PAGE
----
According to an article posted today in the New York Times by Tara Segal Bernard, "[f]or a rapidly growing share of older Americans, traditional ideas about life in retirement are being upended by a dismal reality: bankruptcy."
According to Ms. Bernard, "[t]he signs of potential trouble — vanishing pensions, soaring medical expenses, inadequate savings — have been building for years." A large part of her conclusions are drawn from a recently published study by the Consumer Bankruptcy Project, which found that the "rate of people 65 and older filing for bankruptcy is three times what it was in 1991, the study found, and the same group accounts for a far greater share of all filers."
Ms. Bernard further reports that:
Driving the surge, the study suggests, is a three-decade shift of financial risk from government and employers to individuals, who are bearing an ever-greater responsibility for their own financial well-being as the social safety net shrinks. The transfer has come in the form of, among other things, longer waits for full Social Security benefits, the replacement of employer-provided pensions with 401(k) savings plans and more out-of-pocket spending on health care. Declining incomes, whether in retirement or leading up to it, compound the challenge. As the study, from the Consumer Bankruptcy Project, explains, older people whose finances are precarious have few places to turn. "When the costs of aging are off-loaded onto a population that simply does not have access to adequate resources, something has to give," the study says, “and older Americans turn to what little is left of the social safety net — bankruptcy court."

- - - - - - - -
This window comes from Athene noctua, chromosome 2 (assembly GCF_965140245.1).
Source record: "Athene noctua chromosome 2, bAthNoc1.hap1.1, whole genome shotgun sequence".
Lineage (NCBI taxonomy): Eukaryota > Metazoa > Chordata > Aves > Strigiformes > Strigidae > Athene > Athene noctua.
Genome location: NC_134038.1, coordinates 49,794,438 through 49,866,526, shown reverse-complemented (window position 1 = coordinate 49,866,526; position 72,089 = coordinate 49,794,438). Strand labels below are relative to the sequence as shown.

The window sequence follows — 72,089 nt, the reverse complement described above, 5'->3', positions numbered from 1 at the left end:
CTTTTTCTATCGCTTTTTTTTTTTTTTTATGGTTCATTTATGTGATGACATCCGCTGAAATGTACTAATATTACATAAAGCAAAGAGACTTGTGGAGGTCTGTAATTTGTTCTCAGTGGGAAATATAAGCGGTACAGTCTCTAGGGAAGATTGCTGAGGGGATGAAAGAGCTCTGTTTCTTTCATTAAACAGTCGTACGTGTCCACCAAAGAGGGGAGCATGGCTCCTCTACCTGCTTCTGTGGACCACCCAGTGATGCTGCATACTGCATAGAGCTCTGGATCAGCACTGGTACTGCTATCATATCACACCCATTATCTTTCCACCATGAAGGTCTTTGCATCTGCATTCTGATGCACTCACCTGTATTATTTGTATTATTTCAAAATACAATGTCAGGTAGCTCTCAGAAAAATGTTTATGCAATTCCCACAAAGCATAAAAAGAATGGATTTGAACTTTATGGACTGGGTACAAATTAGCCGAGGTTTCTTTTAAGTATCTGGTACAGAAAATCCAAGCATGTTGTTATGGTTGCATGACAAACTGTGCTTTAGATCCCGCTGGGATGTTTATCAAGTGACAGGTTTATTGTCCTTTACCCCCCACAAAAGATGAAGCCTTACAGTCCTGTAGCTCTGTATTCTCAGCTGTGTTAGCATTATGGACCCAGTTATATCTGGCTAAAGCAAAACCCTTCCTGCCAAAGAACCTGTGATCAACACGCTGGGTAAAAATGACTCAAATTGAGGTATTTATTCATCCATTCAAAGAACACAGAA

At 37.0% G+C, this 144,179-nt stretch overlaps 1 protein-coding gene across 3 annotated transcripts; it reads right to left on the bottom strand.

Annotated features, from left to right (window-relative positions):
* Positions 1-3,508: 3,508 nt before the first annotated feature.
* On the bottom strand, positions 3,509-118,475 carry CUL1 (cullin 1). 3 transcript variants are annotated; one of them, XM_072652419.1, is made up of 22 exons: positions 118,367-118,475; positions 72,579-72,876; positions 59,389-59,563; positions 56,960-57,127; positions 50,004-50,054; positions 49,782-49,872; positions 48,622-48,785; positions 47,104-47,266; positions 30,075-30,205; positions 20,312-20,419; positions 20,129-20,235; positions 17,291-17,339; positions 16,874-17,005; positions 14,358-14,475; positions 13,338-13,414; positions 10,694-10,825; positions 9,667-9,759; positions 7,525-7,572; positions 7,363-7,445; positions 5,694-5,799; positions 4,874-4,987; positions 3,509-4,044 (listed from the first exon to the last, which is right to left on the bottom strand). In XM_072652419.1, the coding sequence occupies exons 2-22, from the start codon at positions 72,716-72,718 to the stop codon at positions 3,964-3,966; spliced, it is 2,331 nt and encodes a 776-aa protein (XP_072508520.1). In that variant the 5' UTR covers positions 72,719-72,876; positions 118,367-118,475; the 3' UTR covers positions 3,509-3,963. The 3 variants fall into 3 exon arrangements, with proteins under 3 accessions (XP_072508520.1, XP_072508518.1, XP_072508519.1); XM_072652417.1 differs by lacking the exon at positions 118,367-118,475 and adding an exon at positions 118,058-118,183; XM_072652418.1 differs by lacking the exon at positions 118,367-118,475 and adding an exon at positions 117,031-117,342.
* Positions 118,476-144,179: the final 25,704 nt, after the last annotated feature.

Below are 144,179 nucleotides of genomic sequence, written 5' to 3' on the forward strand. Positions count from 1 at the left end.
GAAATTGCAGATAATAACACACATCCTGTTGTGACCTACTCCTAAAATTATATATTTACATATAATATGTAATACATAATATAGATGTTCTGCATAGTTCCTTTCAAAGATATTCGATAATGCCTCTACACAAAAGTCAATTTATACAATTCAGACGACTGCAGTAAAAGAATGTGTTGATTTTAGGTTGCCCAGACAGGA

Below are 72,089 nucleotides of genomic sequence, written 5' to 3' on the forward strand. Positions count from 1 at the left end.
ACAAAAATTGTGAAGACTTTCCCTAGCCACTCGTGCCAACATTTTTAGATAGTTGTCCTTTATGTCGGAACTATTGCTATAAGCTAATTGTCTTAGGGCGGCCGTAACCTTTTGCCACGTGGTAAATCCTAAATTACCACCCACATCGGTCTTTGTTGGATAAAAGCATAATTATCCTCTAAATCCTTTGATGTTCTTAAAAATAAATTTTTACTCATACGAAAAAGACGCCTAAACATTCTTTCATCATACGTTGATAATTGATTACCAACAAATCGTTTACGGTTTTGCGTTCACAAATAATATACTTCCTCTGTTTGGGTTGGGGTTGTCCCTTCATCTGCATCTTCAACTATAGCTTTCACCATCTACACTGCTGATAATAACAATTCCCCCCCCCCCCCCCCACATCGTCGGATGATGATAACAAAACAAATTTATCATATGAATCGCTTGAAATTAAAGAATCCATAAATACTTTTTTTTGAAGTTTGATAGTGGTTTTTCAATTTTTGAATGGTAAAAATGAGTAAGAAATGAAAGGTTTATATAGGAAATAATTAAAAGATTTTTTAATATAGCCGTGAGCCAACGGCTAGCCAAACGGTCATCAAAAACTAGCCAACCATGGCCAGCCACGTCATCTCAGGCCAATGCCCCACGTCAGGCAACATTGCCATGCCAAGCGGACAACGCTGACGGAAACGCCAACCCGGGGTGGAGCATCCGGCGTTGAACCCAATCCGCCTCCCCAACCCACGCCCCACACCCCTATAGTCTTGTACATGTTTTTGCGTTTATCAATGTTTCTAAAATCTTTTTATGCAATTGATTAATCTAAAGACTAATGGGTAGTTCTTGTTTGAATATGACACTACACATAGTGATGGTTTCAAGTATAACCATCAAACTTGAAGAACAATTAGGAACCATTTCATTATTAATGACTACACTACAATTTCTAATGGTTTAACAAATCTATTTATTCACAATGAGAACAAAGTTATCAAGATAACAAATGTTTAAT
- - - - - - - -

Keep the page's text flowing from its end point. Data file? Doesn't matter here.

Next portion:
"The forces at work affect many Americans, but older people are often less able to weather them, according to Professor Thorne and her colleagues in the study. Finding, and keeping, one job is hard enough for an older person. Taking on another to pay unexpected bills is almost unfathomable. Bankruptcy can offer a fresh start for people who need one, but for older Americans it 'is too little too late,' the study says. 'By the time they file, their wealth has vanished and they simply do not have enough years to get back on their feet.'”
Ms. Barnard also cites statistics from the Federal Reserve’s survey of consumer finances, via the Consumer Bankruptcy Project, showing that filings by people in the 55 to 64 age group increased by 66% from 1991 to 2016 and filings by people in the 65 to 74 age grou increased by 204% over the same period.
According to Ms. Bernard:
The data gathered by the researchers is stark. From February 2013 to November 2016, there were 3.6 bankruptcy filers per 1,000 people 65 to 74; in 1991, there were 1.2. Not only are more older people seeking relief through bankruptcy, but they also represent a widening slice of all filers: 12.2 percent of filers are now 65 or older, up from 2.1 percent in 1991. The jump is so pronounced, the study says, that the aging of the baby boom generation cannot explain it.
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